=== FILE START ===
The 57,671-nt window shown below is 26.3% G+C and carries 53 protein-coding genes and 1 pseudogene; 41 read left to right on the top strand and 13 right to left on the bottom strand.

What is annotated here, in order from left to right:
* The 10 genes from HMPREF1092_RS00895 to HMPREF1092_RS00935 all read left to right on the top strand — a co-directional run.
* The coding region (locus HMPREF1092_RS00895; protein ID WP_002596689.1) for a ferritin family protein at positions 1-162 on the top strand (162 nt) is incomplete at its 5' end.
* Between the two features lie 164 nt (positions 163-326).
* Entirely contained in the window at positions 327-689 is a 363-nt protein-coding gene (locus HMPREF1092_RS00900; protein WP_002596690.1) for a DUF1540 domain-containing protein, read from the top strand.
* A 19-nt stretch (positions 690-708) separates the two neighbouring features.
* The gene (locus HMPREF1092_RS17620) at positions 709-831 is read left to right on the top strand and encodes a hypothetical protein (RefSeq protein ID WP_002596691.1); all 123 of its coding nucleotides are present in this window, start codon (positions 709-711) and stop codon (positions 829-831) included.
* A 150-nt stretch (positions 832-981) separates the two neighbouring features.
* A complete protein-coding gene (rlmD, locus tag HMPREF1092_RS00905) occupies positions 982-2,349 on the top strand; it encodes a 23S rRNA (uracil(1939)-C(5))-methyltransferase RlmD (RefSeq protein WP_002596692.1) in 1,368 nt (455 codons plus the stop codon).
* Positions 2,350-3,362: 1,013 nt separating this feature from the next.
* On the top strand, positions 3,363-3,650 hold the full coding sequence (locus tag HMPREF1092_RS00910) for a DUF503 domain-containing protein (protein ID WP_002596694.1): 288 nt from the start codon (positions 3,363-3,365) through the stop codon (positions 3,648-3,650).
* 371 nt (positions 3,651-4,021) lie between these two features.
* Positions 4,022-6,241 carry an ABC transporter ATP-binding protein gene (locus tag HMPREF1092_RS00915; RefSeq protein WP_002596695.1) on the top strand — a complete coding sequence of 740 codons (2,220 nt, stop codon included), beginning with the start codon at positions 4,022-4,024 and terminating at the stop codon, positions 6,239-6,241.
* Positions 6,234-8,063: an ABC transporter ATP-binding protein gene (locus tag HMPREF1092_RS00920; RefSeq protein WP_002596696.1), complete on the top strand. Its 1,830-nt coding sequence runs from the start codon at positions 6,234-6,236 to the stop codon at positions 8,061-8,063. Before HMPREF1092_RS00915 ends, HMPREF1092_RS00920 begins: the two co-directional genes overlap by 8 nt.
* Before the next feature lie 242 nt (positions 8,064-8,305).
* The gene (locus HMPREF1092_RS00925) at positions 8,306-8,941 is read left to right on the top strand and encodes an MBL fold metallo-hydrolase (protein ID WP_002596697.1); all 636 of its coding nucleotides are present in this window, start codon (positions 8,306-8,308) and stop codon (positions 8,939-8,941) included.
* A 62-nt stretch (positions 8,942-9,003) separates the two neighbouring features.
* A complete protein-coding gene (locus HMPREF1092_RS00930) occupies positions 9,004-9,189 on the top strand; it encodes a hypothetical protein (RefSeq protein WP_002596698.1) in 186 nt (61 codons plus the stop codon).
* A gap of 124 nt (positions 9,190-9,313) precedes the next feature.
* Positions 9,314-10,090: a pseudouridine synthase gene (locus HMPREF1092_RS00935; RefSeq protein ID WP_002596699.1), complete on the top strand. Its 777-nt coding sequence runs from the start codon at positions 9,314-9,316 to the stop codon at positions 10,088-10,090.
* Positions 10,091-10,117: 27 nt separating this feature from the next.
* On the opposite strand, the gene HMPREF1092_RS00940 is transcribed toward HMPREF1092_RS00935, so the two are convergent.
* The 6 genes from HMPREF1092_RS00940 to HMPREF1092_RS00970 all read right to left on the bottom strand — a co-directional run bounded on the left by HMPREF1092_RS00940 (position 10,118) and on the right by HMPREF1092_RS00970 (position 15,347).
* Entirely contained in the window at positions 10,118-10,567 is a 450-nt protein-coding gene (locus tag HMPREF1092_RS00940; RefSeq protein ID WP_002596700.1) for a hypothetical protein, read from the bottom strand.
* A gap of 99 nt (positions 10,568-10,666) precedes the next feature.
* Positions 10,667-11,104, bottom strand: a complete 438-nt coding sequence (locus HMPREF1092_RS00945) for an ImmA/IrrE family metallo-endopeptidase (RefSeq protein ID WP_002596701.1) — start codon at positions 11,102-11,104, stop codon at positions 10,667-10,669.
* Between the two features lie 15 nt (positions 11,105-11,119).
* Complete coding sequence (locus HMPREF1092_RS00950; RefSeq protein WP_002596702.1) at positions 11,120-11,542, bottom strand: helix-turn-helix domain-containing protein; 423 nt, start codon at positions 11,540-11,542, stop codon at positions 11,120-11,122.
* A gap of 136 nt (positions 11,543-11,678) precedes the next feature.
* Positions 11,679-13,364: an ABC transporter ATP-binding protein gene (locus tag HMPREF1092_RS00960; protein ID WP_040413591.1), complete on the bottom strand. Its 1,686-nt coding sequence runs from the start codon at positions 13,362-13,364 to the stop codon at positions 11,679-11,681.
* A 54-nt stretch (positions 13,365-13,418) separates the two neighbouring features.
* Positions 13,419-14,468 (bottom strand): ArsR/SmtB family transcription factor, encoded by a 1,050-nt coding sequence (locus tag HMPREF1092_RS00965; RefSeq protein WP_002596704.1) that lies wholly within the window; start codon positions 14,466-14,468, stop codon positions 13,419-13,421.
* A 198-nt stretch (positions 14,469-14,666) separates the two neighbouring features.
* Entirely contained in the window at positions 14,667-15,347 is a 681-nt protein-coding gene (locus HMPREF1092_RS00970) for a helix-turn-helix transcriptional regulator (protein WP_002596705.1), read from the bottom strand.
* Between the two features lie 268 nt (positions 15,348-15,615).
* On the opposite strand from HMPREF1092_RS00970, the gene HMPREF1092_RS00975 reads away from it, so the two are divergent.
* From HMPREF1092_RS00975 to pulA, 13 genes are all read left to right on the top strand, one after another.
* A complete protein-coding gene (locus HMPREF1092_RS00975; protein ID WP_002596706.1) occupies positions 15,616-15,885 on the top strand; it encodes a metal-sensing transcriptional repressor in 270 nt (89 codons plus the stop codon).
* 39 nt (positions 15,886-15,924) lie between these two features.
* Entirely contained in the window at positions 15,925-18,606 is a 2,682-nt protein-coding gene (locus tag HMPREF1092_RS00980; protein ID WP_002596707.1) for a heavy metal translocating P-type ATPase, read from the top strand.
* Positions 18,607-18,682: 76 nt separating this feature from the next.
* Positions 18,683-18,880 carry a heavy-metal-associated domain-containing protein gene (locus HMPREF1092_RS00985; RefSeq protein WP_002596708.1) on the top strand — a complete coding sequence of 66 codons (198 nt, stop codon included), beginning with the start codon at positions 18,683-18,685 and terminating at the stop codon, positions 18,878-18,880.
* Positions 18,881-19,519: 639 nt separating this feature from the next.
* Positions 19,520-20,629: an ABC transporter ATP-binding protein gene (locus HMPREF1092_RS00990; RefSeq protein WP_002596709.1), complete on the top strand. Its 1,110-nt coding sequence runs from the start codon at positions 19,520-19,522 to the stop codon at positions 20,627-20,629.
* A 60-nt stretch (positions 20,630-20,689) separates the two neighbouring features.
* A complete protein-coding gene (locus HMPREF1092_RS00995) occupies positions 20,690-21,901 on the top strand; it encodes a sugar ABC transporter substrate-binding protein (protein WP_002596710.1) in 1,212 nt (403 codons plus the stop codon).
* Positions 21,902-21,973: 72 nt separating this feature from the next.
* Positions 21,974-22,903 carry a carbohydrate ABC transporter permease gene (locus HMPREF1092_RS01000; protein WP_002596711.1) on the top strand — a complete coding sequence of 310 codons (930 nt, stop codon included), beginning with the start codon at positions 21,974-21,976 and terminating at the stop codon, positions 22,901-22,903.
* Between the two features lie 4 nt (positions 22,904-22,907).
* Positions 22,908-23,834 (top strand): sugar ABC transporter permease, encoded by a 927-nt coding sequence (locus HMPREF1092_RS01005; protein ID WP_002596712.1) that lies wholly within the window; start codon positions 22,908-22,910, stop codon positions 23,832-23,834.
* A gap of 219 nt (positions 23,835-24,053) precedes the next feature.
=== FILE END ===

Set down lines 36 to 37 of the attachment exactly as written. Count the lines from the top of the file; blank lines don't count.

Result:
* Between the two features lie 268 nt (positions 15,348-15,615).
* On the opposite strand from HMPREF1092_RS00970, the gene HMPREF1092_RS00975 reads away from it, so the two are divergent.